What Kind of Online Ad Should Your Small Business Run?
by: Kathryn Hawkins
You want to buy online advertising for your business but you're just not sure where to begin. Enter Kathryn Hawkins and her post on the Intuit Small Business Blog.
What do you want to accomplish with online advertising?
To increase overall brand awareness, try display advertising - Otherwise known as banner ads. Kathryn states that even though banner ads do not necessarily receive a lot of clicks, that instead keyword searches and visiting the brand's page do skyrocket after the banner ad is seen.
To increase your brand's social reach, try Facebook ads - Facebook makes it very easy to reach the demographic you want to reach.
To target prospects who are actively seeking products or services like yours, try keyword ads - Otherwise known as pay-per-click keyword ads. Most people use Google for this. Kathryn states "this is an ideal method if you have a product that's relevant to a general term many people search for (such as "camping gear" or "Houston hotels")."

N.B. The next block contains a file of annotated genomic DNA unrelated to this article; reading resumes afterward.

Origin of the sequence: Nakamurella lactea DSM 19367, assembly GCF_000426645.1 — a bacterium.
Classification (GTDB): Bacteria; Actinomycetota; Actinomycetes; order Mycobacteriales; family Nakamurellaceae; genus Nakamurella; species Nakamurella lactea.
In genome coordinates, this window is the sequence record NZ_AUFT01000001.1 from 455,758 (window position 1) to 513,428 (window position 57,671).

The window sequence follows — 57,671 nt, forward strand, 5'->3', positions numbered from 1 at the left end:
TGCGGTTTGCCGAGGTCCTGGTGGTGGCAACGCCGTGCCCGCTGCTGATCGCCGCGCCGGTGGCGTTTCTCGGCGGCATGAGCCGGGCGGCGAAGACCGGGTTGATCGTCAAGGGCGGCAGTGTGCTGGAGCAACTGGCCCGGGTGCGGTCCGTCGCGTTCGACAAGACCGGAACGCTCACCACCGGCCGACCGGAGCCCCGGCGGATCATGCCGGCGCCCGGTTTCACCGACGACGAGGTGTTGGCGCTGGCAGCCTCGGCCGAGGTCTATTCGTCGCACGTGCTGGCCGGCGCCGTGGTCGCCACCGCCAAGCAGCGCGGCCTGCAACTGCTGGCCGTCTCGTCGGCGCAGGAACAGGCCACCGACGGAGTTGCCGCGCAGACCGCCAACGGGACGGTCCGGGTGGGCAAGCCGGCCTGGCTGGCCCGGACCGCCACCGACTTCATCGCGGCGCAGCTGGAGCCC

We've tried everything out there for our retail stores. Some online advertising works and others are a waste of money. You've got to measure your ROI or you can throw a lot of money down the drain very quickly. When we built our mall (Giftys.com, an advertising portal for online stores), we intentionally went with a low cost-per-click model instead of one with fees. As a tip, when you pay out X amount of dollars for yearly fees or dues, you don't always get a good return. With a cost-per-click model, you get exactly what you're paying for and it's under your control.
More to the question in the subject line, "What Online Ad Should Your Small Biz run?"...
Start with what your business does. What is its theme? For example, if you sell cars, there are portals out there that specialize in cars that you can advertise on. Next, I'm a fan of keyword advertising over banner ads. Banners do more for brand recognition than anything but keywords have been proven to link more directly to sales in the present. The exception would be a banner that hones in on a particular sale or targeted product discount. Finally, as stated before, measure your results. Run your stats (if you don't have a stat-tracker, get one TODAY!) and match them to your specific campaign. You can set up url extensions to include the source so that when you go to track, you know exactly where it's coming from.
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